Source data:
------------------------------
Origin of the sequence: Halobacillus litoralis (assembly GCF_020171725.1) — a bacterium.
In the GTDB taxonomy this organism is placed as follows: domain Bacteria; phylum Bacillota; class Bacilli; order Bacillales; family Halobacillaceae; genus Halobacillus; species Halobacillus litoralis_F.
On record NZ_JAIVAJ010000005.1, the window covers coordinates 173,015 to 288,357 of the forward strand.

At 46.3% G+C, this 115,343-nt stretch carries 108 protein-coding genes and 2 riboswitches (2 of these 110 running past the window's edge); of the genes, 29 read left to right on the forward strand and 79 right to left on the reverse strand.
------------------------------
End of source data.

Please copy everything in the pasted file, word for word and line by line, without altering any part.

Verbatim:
Origin of the sequence: Halobacillus litoralis (assembly GCF_020171725.1) — a bacterium.
In the GTDB taxonomy this organism is placed as follows: domain Bacteria; phylum Bacillota; class Bacilli; order Bacillales; family Halobacillaceae; genus Halobacillus; species Halobacillus litoralis_F.
On record NZ_JAIVAJ010000005.1, the window covers coordinates 173,015 to 288,357 of the forward strand.

At 46.3% G+C, this 115,343-nt stretch carries 108 protein-coding genes and 2 riboswitches (2 of these 110 running past the window's edge); of the genes, 29 read left to right on the forward strand and 79 right to left on the reverse strand.